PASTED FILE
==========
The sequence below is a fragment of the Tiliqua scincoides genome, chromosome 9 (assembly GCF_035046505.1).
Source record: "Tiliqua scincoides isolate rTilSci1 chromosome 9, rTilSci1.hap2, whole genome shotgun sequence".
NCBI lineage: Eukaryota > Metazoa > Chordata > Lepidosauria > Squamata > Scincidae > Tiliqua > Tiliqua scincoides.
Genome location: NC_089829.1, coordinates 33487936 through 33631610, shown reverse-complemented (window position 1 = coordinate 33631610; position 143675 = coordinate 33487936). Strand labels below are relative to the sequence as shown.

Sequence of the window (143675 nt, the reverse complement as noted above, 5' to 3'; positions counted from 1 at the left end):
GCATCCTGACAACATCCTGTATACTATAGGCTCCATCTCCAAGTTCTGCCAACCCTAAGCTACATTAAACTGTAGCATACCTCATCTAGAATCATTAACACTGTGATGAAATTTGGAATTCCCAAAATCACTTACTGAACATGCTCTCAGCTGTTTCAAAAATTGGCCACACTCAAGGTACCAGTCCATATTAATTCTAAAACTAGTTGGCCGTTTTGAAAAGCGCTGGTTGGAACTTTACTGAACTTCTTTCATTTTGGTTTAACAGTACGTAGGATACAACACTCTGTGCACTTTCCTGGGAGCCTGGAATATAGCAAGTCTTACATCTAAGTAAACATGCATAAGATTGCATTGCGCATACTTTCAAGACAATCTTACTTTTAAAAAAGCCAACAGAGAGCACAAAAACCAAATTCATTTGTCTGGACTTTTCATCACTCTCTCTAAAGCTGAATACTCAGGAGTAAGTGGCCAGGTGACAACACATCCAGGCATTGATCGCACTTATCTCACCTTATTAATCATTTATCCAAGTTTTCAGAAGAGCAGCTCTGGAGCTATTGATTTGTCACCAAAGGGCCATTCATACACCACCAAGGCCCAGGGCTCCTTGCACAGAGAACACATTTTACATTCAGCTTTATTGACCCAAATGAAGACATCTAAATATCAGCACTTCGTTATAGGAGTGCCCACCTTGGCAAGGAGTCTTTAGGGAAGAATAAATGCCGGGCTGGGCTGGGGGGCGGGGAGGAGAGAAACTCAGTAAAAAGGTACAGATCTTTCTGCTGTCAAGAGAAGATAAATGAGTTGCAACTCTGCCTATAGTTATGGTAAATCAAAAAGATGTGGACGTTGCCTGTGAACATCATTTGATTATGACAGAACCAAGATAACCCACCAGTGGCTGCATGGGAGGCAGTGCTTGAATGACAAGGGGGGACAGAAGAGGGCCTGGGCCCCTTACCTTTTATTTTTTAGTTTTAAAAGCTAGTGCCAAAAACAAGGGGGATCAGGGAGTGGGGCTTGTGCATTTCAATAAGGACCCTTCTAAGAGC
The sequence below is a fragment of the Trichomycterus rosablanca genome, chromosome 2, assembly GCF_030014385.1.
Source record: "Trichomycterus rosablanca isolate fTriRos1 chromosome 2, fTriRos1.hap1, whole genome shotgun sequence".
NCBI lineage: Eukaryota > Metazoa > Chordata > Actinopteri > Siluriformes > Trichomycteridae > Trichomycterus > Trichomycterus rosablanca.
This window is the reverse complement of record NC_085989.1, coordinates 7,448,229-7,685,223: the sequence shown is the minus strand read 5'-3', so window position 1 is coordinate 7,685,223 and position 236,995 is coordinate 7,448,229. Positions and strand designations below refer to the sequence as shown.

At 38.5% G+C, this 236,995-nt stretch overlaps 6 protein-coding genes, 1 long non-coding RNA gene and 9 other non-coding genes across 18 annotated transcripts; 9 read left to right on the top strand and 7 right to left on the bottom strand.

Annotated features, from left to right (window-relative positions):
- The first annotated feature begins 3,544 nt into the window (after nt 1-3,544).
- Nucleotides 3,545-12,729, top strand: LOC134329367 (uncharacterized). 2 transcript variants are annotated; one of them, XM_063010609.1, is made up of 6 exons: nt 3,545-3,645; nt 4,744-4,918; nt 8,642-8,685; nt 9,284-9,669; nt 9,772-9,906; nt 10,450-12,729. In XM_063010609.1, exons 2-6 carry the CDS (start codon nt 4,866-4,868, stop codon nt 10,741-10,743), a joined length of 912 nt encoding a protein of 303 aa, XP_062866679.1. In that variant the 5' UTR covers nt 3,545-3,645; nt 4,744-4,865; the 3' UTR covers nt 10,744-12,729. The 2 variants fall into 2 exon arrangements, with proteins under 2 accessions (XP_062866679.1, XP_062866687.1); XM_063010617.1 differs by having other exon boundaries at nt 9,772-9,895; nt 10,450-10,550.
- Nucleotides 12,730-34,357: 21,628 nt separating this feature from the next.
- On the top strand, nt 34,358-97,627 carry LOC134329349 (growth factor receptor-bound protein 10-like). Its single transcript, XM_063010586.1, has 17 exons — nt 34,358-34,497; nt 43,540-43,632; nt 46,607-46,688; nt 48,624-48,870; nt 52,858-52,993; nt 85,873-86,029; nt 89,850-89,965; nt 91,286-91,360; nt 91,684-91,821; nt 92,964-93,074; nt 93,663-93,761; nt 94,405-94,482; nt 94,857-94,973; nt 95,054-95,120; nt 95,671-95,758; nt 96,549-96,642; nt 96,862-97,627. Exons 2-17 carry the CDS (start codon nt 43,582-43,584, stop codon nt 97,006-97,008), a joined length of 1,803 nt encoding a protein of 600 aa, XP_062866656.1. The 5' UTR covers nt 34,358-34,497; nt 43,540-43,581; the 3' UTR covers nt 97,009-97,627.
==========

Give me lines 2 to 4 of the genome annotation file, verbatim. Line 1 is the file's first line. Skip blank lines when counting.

Source record: "Tiliqua scincoides isolate rTilSci1 chromosome 9, rTilSci1.hap2, whole genome shotgun sequence".
NCBI lineage: Eukaryota > Metazoa > Chordata > Lepidosauria > Squamata > Scincidae > Tiliqua > Tiliqua scincoides.
Genome location: NC_089829.1, coordinates 33487936 through 33631610, shown reverse-complemented (window position 1 = coordinate 33631610; position 143675 = coordinate 33487936). Strand labels below are relative to the sequence as shown.